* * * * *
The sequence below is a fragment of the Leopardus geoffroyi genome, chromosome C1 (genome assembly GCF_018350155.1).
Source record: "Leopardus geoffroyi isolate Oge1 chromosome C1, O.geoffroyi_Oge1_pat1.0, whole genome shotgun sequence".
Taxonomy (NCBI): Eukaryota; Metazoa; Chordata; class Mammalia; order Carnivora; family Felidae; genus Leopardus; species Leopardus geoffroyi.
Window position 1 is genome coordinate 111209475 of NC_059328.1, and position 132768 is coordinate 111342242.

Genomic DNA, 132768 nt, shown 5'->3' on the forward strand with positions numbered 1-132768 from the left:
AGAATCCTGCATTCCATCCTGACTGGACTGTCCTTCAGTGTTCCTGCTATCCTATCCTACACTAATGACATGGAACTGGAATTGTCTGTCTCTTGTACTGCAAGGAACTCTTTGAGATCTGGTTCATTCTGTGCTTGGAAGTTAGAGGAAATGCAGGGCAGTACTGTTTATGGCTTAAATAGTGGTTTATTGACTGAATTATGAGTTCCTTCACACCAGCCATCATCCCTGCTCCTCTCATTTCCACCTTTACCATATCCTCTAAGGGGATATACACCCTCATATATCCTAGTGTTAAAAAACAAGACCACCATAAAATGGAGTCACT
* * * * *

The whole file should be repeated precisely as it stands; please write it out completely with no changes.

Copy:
The sequence below is a fragment of the Leopardus geoffroyi genome, chromosome C1 (genome assembly GCF_018350155.1).
Source record: "Leopardus geoffroyi isolate Oge1 chromosome C1, O.geoffroyi_Oge1_pat1.0, whole genome shotgun sequence".
Taxonomy (NCBI): Eukaryota; Metazoa; Chordata; class Mammalia; order Carnivora; family Felidae; genus Leopardus; species Leopardus geoffroyi.
Window position 1 is genome coordinate 111209475 of NC_059328.1, and position 132768 is coordinate 111342242.

Genomic DNA, 132768 nt, shown 5'->3' on the forward strand with positions numbered 1-132768 from the left:
AGAATCCTGCATTCCATCCTGACTGGACTGTCCTTCAGTGTTCCTGCTATCCTATCCTACACTAATGACATGGAACTGGAATTGTCTGTCTCTTGTACTGCAAGGAACTCTTTGAGATCTGGTTCATTCTGTGCTTGGAAGTTAGAGGAAATGCAGGGCAGTACTGTTTATGGCTTAAATAGTGGTTTATTGACTGAATTATGAGTTCCTTCACACCAGCCATCATCCCTGCTCCTCTCATTTCCACCTTTACCATATCCTCTAAGGGGATATACACCCTCATATATCCTAGTGTTAAAAAACAAGACCACCATAAAATGGAGTCACT